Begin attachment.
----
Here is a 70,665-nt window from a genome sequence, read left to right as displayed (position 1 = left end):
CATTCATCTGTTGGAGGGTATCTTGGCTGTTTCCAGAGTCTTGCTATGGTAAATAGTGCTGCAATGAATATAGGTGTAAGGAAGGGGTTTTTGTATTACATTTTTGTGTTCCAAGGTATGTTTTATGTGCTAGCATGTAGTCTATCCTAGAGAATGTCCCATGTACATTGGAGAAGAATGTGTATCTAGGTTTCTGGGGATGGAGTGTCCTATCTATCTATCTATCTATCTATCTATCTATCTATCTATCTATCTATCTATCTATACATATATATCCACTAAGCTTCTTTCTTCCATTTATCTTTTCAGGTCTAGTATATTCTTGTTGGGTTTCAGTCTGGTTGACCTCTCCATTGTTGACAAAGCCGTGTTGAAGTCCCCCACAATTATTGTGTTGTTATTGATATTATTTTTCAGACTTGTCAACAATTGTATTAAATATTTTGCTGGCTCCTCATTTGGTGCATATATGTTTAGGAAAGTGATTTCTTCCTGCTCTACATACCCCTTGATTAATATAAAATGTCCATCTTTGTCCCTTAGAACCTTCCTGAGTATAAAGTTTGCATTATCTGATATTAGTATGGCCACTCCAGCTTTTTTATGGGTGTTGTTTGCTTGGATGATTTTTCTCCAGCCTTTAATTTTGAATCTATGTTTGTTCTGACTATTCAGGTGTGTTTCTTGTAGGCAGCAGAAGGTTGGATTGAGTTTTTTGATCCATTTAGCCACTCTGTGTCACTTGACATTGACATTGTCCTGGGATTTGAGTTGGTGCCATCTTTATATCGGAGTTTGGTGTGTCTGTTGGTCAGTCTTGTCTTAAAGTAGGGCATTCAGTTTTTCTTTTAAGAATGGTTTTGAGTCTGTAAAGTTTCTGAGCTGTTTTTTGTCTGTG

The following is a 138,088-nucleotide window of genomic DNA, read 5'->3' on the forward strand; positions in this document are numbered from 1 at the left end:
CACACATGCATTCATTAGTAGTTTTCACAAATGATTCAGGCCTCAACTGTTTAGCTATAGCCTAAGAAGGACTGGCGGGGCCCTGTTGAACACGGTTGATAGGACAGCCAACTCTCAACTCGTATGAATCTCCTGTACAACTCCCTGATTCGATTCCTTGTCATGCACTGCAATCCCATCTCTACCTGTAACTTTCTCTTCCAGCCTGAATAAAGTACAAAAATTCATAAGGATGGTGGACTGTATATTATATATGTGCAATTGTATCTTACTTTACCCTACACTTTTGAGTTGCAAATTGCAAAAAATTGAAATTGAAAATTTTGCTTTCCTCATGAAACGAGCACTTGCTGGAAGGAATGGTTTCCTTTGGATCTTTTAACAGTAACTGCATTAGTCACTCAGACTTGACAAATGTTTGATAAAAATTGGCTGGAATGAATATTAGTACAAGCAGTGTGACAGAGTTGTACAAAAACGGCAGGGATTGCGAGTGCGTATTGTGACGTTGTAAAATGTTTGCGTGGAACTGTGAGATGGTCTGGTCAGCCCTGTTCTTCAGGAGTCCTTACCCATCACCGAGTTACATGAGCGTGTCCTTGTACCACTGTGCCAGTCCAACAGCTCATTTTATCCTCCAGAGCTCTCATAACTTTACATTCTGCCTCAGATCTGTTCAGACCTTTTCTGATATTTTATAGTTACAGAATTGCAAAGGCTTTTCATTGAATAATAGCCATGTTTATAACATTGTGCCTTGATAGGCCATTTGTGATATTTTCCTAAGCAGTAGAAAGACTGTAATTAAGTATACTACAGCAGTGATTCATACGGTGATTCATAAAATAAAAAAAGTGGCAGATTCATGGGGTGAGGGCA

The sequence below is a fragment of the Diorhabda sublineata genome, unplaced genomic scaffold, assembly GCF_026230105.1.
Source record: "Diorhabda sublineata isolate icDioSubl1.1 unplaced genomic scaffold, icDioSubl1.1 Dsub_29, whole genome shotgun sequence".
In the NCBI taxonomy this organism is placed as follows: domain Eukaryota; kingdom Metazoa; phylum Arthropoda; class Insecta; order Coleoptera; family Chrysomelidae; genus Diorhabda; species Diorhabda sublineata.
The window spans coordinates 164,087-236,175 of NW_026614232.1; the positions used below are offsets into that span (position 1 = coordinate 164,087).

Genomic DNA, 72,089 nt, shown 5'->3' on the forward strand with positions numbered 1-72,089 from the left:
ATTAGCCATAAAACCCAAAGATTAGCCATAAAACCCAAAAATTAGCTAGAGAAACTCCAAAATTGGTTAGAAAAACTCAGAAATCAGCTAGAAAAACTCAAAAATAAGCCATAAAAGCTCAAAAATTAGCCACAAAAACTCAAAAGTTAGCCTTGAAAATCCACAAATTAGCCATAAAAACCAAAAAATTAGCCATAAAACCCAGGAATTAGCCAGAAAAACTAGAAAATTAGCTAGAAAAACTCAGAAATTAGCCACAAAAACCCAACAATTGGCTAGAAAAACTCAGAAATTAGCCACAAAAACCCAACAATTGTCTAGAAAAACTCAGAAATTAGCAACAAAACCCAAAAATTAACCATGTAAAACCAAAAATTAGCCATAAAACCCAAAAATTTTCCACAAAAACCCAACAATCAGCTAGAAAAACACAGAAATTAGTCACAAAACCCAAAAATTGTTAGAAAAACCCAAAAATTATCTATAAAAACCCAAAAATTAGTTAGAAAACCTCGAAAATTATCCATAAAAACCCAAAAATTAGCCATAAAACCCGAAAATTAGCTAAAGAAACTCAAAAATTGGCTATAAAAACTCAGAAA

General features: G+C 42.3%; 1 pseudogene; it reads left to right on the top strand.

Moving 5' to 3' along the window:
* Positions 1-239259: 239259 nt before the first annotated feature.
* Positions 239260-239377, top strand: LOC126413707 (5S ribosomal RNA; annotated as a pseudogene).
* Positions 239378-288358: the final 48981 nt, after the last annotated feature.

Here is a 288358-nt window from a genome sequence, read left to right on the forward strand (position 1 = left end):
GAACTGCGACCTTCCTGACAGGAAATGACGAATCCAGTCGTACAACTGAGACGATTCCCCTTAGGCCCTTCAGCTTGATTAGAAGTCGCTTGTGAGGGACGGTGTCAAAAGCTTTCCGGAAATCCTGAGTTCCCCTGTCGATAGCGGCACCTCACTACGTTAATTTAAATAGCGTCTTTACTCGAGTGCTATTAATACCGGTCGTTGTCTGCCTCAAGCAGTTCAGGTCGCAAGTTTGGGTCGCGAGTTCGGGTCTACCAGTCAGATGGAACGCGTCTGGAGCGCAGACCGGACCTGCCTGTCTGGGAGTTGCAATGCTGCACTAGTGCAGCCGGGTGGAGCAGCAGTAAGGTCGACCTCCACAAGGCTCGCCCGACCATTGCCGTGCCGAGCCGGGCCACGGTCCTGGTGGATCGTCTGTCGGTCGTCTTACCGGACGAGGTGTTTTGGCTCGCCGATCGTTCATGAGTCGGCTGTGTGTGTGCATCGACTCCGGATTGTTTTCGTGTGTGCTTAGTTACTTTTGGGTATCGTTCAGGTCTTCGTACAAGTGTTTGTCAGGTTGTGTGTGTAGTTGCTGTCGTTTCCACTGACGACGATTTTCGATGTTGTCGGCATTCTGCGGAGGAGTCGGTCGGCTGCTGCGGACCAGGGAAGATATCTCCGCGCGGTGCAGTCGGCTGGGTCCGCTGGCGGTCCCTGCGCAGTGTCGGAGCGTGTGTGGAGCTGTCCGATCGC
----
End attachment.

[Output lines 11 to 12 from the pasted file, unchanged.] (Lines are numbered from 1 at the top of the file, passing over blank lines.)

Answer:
General features: G+C 42.3%; 1 pseudogene; it reads left to right on the top strand.

Moving 5' to 3' along the window: